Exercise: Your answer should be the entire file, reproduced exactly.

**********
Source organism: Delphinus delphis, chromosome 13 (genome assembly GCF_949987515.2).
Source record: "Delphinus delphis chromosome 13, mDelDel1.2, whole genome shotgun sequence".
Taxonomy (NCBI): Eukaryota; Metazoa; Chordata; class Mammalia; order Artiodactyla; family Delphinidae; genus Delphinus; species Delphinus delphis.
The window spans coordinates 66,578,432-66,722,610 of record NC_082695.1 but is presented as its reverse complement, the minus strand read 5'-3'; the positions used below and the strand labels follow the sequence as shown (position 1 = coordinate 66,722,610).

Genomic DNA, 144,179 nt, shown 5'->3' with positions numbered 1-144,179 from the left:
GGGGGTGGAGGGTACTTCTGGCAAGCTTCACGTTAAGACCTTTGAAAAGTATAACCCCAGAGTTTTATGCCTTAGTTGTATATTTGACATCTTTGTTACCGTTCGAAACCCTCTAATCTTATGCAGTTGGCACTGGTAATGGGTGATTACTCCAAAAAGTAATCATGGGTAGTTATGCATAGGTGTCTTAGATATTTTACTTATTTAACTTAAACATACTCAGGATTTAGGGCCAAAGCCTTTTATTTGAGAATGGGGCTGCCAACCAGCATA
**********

Source organism: Delphinus delphis, chromosome 13 (genome assembly GCF_949987515.2).
Source record: "Delphinus delphis chromosome 13, mDelDel1.2, whole genome shotgun sequence".
Taxonomy (NCBI): Eukaryota; Metazoa; Chordata; class Mammalia; order Artiodactyla; family Delphinidae; genus Delphinus; species Delphinus delphis.
The window spans coordinates 66,578,432-66,722,610 of record NC_082695.1 but is presented as its reverse complement, the minus strand read 5'-3'; the positions used below and the strand labels follow the sequence as shown (position 1 = coordinate 66,722,610).

Genomic DNA, 144,179 nt, shown 5'->3' with positions numbered 1-144,179 from the left:
GGGGGTGGAGGGTACTTCTGGCAAGCTTCACGTTAAGACCTTTGAAAAGTATAACCCCAGAGTTTTATGCCTTAGTTGTATATTTGACATCTTTGTTACCGTTCGAAACCCTCTAATCTTATGCAGTTGGCACTGGTAATGGGTGATTACTCCAAAAAGTAATCATGGGTAGTTATGCATAGGTGTCTTAGATATTTTACTTATTTAACTTAAACATACTCAGGATTTAGGGCCAAAGCCTTTTATTTGAGAATGGGGCTGCCAACCAGCATA